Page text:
Poor Claudia published poetry, prose and conversations online and in print from 2009 to 2018.

Christopher Janigian

Five Poems

  • Morning Stomach
  • Runners
  • Hagiography
  • If Babylon Has Really Fallen
  • The Procession

Morning Stomach

Oh well. She flexed herself to the times,

acres of camphor, hundreds of rays

of sleep, the moss that sealed over

her crotch. She turned on the outside

light, revealing the rust

on her porch, the trill

of her belly. Oh well. She paid

her taxes. A glossy orange sheet

where her body pressed through.

The breasts in silhouette,

lava tight around her fat. She was early

to the appointment and took

her vitamins, the blue first every day. Oh

well. And now her fingernails milky blue,

and in them, rain. A stork

sizzling over the hills.


some kind of / exodus
unsticking me from a train
dropping off people
who keep talking to
cliffs / everyone floating down
to different water

at times: goosebumps re /
membering my abacus at times
my marathon, suck me
into secret lather / rafflesia

another person
reclining under / taxidermy
all of them running
through me, viscous, what

came over my reflex
something concerning
smoke / why my feet
are fruit rinds: try to think
of when / how the cord was cut


Your friend is treading water

with a lion cub, and you agree

it’s cute, her head half in

its mouth. If yours is dry

and you wait in sandy ruins,

pants down, urine will still

travel through, and it may burn

but many bulls will surround you. When facing

a bull, or a man smoking

in the bathroom, you may take all smells

for incense: that faux pas,

your real salvo. Then Saint Geneviève will speak

though her feast is not kept

at this time: long white braids

squaring off her face, one hand squeezing

a huge candle, its flame invisible,

melting her halo.

If Babylon Has Really Fallen

on your orchard,

pick up an orange and press

the skin, feeling for strings where they

shouldn’t be. Open the door.

Some ancient instrument

washes your floor. Do you notice

the votive candles

all at once cutting the sides

of the room. Do you let the yellow

map the pulp.

The Procession

Hooded people are dancing    their faces
covered with daisies. Silence
fattens the space we cannot
grapple with    but nothing Jurassic, no prongs.
There are no caked mouths, just
our normal mouths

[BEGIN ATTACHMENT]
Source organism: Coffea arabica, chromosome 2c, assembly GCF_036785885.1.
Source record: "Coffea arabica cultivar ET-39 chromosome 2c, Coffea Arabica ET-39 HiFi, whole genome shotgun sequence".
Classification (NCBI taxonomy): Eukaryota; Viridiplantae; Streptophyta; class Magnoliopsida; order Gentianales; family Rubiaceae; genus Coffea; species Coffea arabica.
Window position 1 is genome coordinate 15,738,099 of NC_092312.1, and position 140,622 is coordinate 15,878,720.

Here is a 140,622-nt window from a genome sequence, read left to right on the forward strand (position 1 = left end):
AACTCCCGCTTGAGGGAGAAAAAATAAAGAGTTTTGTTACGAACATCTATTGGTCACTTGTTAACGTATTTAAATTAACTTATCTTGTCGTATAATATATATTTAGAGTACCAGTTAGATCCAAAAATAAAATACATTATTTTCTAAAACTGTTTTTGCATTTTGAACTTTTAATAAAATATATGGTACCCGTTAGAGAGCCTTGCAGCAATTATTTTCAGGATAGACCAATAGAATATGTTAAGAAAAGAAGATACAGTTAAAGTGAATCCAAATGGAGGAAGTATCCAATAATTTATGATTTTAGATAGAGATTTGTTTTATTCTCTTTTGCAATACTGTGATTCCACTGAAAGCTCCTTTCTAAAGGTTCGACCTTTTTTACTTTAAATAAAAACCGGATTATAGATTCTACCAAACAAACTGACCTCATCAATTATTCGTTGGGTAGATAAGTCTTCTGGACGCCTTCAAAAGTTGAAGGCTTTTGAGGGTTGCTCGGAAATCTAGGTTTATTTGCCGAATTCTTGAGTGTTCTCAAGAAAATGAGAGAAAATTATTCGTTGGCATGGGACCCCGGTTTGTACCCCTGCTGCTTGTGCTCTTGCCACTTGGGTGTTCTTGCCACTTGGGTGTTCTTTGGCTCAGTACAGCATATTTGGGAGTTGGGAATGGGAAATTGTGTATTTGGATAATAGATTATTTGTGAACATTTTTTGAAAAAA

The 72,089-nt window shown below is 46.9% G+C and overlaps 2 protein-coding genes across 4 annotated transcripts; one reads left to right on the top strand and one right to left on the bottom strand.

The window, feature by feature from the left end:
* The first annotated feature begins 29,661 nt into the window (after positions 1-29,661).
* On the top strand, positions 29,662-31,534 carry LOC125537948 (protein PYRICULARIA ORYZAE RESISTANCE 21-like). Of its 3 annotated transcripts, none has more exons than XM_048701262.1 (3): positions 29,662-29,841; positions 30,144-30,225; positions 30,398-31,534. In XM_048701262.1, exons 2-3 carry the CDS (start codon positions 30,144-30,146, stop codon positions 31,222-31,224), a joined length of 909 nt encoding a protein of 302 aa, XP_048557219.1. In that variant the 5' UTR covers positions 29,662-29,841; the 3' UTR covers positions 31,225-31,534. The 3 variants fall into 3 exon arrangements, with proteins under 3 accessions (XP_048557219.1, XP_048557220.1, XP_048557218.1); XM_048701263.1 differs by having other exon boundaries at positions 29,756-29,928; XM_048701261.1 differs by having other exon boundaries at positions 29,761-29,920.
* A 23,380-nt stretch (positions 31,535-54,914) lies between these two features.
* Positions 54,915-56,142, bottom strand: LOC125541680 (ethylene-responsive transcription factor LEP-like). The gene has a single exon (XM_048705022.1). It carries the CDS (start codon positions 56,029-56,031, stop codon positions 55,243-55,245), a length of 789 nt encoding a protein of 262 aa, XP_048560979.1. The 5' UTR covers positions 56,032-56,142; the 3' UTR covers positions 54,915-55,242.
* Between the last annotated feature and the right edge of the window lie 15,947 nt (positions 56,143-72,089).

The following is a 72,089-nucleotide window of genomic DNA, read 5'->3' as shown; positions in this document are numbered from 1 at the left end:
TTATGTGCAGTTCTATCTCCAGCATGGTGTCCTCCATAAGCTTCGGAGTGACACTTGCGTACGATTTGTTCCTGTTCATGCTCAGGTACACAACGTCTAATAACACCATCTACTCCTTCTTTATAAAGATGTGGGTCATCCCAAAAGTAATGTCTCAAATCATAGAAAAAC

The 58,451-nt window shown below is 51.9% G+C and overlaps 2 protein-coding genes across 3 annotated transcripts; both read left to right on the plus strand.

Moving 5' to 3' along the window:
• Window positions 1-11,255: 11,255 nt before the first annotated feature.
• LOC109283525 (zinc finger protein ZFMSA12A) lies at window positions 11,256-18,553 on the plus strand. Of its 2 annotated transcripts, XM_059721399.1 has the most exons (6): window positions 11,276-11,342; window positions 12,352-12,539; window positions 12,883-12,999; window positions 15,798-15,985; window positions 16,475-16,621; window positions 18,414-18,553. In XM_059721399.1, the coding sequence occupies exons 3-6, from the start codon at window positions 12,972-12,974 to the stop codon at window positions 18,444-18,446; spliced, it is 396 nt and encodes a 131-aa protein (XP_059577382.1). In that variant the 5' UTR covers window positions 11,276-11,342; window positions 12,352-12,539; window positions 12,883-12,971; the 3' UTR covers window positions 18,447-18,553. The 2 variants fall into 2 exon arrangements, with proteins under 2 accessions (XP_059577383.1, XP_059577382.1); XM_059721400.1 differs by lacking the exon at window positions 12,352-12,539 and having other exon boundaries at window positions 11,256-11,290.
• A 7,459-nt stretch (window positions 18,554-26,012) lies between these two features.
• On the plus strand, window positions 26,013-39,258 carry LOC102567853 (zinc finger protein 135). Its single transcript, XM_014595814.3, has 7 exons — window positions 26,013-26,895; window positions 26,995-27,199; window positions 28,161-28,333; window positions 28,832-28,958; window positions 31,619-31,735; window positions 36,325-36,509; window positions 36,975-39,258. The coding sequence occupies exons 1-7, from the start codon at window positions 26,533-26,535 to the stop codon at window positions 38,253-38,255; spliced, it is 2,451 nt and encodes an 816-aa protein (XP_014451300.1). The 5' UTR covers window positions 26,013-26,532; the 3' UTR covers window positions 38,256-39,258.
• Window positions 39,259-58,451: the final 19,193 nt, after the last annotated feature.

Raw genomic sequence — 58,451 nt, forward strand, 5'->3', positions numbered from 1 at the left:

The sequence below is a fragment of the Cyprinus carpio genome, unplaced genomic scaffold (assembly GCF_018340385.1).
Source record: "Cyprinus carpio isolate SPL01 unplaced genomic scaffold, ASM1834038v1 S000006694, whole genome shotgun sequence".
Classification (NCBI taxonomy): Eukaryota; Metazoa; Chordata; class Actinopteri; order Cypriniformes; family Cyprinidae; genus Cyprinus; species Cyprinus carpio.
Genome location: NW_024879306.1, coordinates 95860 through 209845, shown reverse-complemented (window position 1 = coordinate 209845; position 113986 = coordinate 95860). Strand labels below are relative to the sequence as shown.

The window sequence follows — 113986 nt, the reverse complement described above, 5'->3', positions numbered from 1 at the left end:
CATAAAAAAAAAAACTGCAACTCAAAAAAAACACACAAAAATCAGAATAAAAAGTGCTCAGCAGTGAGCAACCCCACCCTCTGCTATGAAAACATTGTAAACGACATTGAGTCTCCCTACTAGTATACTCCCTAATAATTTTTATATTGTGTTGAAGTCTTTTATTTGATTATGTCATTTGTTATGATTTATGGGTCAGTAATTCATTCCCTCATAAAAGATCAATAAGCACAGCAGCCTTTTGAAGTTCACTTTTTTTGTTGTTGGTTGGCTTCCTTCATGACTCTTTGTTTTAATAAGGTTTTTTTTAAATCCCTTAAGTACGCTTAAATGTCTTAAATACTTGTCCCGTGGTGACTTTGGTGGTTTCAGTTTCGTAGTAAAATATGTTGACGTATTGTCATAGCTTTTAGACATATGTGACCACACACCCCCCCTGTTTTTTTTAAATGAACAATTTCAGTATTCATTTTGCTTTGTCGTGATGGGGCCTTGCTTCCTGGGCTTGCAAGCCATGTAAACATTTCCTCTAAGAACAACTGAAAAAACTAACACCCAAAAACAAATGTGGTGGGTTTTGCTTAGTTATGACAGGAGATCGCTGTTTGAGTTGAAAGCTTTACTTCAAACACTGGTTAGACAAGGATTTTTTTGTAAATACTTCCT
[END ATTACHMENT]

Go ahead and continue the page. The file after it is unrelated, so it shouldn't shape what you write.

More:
dry. A plastic entity, a ghost half-open
floating past all the artillery
even as it invents for us
new puzzle forms. Doors
open and close in cuts. We’ve
been staring down

at our calculators for so long
we cannot now rot. We could analyze
the motives for this procession
the apocalyptics
who flicker with math
who ask if we bear some relation

to Adam and Eve and we hear
them peel off our shirts,
the taste of milk that lingers
long after swigs of mouthwash, which
is a glitch, yes, as inside us
a llama stands and spits

at the ceiling. Skydivers have the fog and we
go quiet. Fondling the data
of our membrane, a cloudy bed
with veins and cogs when
a Ferris wheel descends
piece by piece, in infrared, a lie

of nothing in particular. We hear
the place empty, Zambonis trying to enter
the altar of what we saw,
a valence of bones. But who wanted to be
cremated. Who was scooped
by a ladle instead. Who, before their passing, rubbed

their knees, who told us to look
at a video of a tiger
having a seizure. We look up
and see the sun limping through an annex.
Colors and angles are crashing
and the sky is stringy

but now banished, gray scales
coming and going then throbbing
in silence, while   at the other end
of the rink  nerves misfire, the phalanx
arriving    not to be wiped out by   the ice.

Christopher Janigian

Christopher Janigian is from Rhode Island. His work appears in the PEN Poetry Series, Prelude, and Web Conjunctions. He is an MFA candidate at Columbia University, where he is the poetry editor of issue #55 of Columbia Journal.